(Photo credit: Prudence Upton)

“I love playing in Australia because you get it – you guys get it, I can’t hide from you”.

Tonight Lorde’s “Melodrama” tour has made its way to the Sydney Opera House forecourt; there is an air of euphoria percolating. Two big screens project snippets of grainy “found footage” accompanied by Kate Bush’s ‘Running Up That Hill’ and a spoken word passage narrated by Ella Yelich-O’Connor herself.

A neon sign reading “Melodrama” illuminates, and instantaneously the audience are transported into the beautiful, secret world that is Melodrama.

Opening up the set with ‘Homemade Dynamite’ the exuberant crowd sing along to every word, flourishing The Opera House forecourt with their own explosion sounds. Lorde cruises through fan favourites ‘Tennis Court’ ‘Hard Feelings’ and ‘Buzzcut Season’, she even slips in ‘Magnets’, her co-write with Disclosure. Part one of the Melodrama tour ends with the sonically jarring ‘Sober’.

The set is impeccably choreographed. Backed by a drummer and two multi-instrumentalists. There are three (very sparkly!) costume changes. Interchanging backdrops of neon flower arrangements, stars and an astronaut. As well as two dancers that weave themselves expertly between Lorde throughout the show.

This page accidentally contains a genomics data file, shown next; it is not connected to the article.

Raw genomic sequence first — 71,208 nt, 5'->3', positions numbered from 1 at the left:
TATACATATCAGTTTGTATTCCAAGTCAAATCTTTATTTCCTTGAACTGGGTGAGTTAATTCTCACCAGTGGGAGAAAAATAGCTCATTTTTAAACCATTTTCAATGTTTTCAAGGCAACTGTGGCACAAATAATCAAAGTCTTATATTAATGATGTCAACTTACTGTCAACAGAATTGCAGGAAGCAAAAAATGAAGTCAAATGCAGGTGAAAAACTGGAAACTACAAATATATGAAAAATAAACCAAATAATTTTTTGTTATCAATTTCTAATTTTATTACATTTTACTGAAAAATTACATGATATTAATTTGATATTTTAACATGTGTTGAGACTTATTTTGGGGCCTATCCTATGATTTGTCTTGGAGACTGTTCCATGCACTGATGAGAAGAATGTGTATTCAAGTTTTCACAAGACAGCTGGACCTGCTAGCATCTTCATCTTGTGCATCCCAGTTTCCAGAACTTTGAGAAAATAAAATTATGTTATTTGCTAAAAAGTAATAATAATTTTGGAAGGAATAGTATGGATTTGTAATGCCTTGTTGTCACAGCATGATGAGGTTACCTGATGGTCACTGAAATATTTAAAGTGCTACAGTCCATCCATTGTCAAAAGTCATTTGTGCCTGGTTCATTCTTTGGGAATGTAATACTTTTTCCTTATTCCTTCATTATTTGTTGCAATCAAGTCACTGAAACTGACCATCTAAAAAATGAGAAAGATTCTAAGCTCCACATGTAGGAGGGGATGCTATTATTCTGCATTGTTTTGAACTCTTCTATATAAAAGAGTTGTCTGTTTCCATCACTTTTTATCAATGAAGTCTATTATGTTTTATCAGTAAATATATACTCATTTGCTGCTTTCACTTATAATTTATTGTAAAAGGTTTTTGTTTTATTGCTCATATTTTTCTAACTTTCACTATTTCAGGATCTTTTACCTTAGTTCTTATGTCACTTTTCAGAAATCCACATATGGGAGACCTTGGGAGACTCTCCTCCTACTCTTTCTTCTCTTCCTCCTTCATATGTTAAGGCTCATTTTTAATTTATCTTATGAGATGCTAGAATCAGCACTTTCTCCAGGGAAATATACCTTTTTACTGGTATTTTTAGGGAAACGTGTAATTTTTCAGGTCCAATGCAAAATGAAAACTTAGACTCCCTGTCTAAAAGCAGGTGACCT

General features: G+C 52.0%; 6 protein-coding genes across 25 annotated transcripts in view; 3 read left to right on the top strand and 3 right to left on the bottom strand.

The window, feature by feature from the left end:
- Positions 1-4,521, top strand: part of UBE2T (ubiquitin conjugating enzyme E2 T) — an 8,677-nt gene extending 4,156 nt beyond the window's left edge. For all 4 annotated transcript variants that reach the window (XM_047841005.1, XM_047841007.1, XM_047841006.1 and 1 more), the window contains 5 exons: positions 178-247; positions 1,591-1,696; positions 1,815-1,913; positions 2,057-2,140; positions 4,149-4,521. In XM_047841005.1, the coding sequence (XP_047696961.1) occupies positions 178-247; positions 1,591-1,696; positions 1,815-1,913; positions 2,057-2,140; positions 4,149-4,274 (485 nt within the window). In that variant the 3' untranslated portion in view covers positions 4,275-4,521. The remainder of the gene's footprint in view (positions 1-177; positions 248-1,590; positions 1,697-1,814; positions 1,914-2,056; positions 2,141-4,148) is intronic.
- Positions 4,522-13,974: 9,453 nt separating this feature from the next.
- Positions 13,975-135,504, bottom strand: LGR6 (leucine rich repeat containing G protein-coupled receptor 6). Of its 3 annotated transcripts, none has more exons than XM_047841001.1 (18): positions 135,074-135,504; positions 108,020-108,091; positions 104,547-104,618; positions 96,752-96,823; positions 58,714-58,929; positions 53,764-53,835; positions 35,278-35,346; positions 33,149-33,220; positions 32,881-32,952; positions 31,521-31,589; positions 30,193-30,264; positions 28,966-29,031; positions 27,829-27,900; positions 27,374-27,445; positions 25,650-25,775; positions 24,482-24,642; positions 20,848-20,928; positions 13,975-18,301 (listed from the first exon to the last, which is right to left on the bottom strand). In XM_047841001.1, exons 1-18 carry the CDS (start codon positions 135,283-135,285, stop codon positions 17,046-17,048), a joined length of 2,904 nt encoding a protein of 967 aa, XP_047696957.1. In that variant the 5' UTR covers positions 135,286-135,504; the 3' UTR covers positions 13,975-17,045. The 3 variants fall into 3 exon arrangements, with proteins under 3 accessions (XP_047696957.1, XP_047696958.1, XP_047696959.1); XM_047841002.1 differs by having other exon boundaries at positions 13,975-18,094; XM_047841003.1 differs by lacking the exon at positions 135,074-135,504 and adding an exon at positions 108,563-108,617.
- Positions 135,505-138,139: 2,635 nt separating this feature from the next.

Yet Lorde’s performance never once feels contrived. She is a chaotic performer, her limbs fly akimbo and she burns hot with inimitable (and dorky) recklessness.

Part two commences and Lorde makes her way through a mix of Melodrama and Pure Heroine. With ‘The Louvre’, ‘400 Lux’, ‘Ribs’ and ‘Sober II’.

The most affecting moment of the set came with ‘Liability’. The intimate ballad that so perfectly encapsulates the heartache, vulnerability and pure, unapologetic feeling that is Lorde’s Melodrama.

Lorde prefaces the performance by congratulating the audience on the results of the recent same-sex marriage survey, she also busts out a chorus of Whitney Houston’s ‘I Wanna Dance With Somebody’ whilst draped in a rainbow flag.

Heartstrings are well and truly pulled when a teary Ella delves into a monologue about loneliness. “This song can be very hard to sing sometimes, It’s about a time in my life when I felt very alone” she tells us, “Never in my life did I think this many people in my life would get me.”

At the close of part two, Lorde pays her thanks to triple j and “makes up” for being too busy to participate in Like A Version by gifting the audience with a “bootleg Like A Version” of Hunter’s & Collectors ‘Throw Your Arms Around Me’.

Lorde is a unique and special artist; never has a musician meant as much to me.

The last time I saw her live I was sixteen. Pure Heroine was a formative album for me and so many others my age. It was the first pop record I was exposed to that denounced materialism and found beauty in mundane suburbia and teenage anguish.

Tonight was magic in so many ways. Watching Lorde was like watching a childhood friend. The girl who was once a precocious and introspective teenager has blossomed into a gracious and thoughtful adult.

The show closed on the highest of highs with ‘Green Light’. Before playing, Lorde announces, “This is the crying show and the dancing show. If you’re feeling either of those spectrum of emotions, I need you to give it to me”.  As the chorus peaked, green fireworks erupted. It was perfect.

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